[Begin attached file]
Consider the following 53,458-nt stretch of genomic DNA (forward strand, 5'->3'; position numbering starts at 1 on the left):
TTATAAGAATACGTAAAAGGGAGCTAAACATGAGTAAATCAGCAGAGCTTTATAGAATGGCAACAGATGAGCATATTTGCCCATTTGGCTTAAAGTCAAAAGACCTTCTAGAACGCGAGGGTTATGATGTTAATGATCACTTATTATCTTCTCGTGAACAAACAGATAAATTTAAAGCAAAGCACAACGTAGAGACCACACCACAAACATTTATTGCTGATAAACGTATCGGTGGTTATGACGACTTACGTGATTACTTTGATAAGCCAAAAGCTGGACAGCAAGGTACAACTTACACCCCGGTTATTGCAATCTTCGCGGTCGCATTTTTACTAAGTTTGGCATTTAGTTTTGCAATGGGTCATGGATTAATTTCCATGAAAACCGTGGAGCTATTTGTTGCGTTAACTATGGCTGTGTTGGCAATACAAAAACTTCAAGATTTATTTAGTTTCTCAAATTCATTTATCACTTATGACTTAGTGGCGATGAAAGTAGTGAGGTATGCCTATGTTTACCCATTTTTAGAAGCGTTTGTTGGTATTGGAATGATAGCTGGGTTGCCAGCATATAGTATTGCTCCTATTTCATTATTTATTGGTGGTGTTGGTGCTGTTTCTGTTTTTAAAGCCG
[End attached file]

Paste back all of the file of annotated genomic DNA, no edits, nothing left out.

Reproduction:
Consider the following 53,458-nt stretch of genomic DNA (forward strand, 5'->3'; position numbering starts at 1 on the left):
TTATAAGAATACGTAAAAGGGAGCTAAACATGAGTAAATCAGCAGAGCTTTATAGAATGGCAACAGATGAGCATATTTGCCCATTTGGCTTAAAGTCAAAAGACCTTCTAGAACGCGAGGGTTATGATGTTAATGATCACTTATTATCTTCTCGTGAACAAACAGATAAATTTAAAGCAAAGCACAACGTAGAGACCACACCACAAACATTTATTGCTGATAAACGTATCGGTGGTTATGACGACTTACGTGATTACTTTGATAAGCCAAAAGCTGGACAGCAAGGTACAACTTACACCCCGGTTATTGCAATCTTCGCGGTCGCATTTTTACTAAGTTTGGCATTTAGTTTTGCAATGGGTCATGGATTAATTTCCATGAAAACCGTGGAGCTATTTGTTGCGTTAACTATGGCTGTGTTGGCAATACAAAAACTTCAAGATTTATTTAGTTTCTCAAATTCATTTATCACTTATGACTTAGTGGCGATGAAAGTAGTGAGGTATGCCTATGTTTACCCATTTTTAGAAGCGTTTGTTGGTATTGGAATGATAGCTGGGTTGCCAGCATATAGTATTGCTCCTATTTCATTATTTATTGGTGGTGTTGGTGCTGTTTCTGTTTTTAAAGCCG